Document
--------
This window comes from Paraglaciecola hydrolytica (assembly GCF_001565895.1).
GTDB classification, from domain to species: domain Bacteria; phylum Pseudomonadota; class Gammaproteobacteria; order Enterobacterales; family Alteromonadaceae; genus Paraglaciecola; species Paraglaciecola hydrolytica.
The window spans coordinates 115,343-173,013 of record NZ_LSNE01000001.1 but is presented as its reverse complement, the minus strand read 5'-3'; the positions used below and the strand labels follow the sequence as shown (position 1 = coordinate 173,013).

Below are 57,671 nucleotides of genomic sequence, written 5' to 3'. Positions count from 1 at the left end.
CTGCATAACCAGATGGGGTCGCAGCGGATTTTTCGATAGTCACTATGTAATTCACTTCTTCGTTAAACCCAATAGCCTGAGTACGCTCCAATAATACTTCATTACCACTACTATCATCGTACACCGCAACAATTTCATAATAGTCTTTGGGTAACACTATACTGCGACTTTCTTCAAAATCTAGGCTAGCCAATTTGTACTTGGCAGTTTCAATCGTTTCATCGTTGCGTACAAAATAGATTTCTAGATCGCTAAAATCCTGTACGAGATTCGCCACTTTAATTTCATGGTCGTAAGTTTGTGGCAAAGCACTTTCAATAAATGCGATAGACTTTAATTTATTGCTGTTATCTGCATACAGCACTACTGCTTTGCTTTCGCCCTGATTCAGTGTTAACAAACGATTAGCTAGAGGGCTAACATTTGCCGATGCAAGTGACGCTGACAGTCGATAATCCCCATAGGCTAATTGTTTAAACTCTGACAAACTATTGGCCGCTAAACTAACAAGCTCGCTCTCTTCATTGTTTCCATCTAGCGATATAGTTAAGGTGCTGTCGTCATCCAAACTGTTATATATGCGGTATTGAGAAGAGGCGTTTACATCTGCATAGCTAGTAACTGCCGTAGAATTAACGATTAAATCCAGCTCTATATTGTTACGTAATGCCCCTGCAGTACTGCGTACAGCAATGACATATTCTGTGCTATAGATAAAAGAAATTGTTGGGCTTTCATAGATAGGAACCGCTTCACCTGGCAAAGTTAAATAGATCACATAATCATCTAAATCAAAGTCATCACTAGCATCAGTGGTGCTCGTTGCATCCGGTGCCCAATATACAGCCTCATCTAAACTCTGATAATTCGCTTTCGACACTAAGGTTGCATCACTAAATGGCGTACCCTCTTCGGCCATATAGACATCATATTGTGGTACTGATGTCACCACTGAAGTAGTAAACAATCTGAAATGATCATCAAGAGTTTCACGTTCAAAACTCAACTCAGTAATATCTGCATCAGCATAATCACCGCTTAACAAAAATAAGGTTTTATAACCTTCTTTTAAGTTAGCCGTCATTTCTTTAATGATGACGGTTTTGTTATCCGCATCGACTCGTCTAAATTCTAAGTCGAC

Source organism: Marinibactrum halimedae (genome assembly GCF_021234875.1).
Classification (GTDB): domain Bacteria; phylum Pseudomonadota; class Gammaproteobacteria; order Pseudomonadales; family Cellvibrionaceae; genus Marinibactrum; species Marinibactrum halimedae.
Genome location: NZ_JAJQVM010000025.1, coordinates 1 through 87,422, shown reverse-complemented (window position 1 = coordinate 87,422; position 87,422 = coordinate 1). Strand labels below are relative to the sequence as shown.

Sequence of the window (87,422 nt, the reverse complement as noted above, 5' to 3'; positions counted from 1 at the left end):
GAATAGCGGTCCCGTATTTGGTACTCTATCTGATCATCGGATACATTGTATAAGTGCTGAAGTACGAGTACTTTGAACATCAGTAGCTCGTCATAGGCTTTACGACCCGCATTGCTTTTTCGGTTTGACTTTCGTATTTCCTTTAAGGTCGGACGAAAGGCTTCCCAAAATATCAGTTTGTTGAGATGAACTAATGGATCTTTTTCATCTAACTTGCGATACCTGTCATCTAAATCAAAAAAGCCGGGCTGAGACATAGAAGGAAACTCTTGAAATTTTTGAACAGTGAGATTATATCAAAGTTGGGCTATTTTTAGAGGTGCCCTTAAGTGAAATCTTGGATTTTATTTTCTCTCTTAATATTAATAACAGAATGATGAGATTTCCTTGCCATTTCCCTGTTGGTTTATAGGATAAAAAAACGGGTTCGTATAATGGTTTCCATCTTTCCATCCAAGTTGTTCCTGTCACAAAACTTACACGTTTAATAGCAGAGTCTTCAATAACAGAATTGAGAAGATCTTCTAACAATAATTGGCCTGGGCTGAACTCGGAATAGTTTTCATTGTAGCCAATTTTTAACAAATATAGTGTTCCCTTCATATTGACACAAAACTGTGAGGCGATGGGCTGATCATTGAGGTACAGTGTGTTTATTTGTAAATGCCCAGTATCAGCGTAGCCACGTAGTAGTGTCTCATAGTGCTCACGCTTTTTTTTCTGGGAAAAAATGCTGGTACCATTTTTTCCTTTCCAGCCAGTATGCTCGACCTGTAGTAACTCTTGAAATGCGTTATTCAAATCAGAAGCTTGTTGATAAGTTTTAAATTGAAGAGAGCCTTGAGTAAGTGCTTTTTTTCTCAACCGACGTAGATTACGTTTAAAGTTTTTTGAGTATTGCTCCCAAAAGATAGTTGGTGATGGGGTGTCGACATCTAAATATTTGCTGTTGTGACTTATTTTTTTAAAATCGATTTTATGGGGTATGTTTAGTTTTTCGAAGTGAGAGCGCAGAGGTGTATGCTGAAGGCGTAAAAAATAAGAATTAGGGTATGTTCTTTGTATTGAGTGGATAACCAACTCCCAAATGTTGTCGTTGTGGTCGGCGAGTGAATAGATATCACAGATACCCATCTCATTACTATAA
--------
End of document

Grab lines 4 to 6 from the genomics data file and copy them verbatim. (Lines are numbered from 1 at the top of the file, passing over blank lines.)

Below are 57,671 nucleotides of genomic sequence, written 5' to 3'. Positions count from 1 at the left end.
CTGCATAACCAGATGGGGTCGCAGCGGATTTTTCGATAGTCACTATGTAATTCACTTCTTCGTTAAACCCAATAGCCTGAGTACGCTCCAATAATACTTCATTACCACTACTATCATCGTACACCGCAACAATTTCATAATAGTCTTTGGGTAACACTATACTGCGACTTTCTTCAAAATCTAGGCTAGCCAATTTGTACTTGGCAGTTTCAATCGTTTCATCGTTGCGTACAAAATAGATTTCTAGATCGCTAAAATCCTGTACGAGATTCGCCACTTTAATTTCATGGTCGTAAGTTTGTGGCAAAGCACTTTCAATAAATGCGATAGACTTTAATTTATTGCTGTTATCTGCATACAGCACTACTGCTTTGCTTTCGCCCTGATTCAGTGTTAACAAACGATTAGCTAGAGGGCTAACATTTGCCGATGCAAGTGACGCTGACAGTCGATAATCCCCATAGGCTAATTGTTTAAACTCTGACAAACTATTGGCCGCTAAACTAACAAGCTCGCTCTCTTCATTGTTTCCATCTAGCGATATAGTTAAGGTGCTGTCGTCATCCAAACTGTTATATATGCGGTATTGAGAAGAGGCGTTTACATCTGCATAGCTAGTAACTGCCGTAGAATTAACGATTAAATCCAGCTCTATATTGTTACGTAATGCCCCTGCAGTACTGCGTACAGCAATGACATATTCTGTGCTATAGATAAAAGAAATTGTTGGGCTTTCATAGATAGGAACCGCTTCACCTGGCAAAGTTAAATAGATCACATAATCATCTAAATCAAAGTCATCACTAGCATCAGTGGTGCTCGTTGCATCCGGTGCCCAATATACAGCCTCATCTAAACTCTGATAATTCGCTTTCGACACTAAGGTTGCATCACTAAATGGCGTACCCTCTTCGGCCATATAGACATCATATTGTGGTACTGATGTCACCACTGAAGTAGTAAACAATCTGAAATGATCATCAAGAGTTTCACGTTCAAAACTCAACTCAGTAATATCTGCATCAGCATAATCACCGCTTAACAAAAATAAGGTTTTATAACCTTCTTTTAAGTTAGCCGTCATTTCTTTAATGATGACGGTTTTGTTATCCGCATCGACTCGTCTAAATTCTAAGTCGAC

Source organism: Marinibactrum halimedae (genome assembly GCF_021234875.1).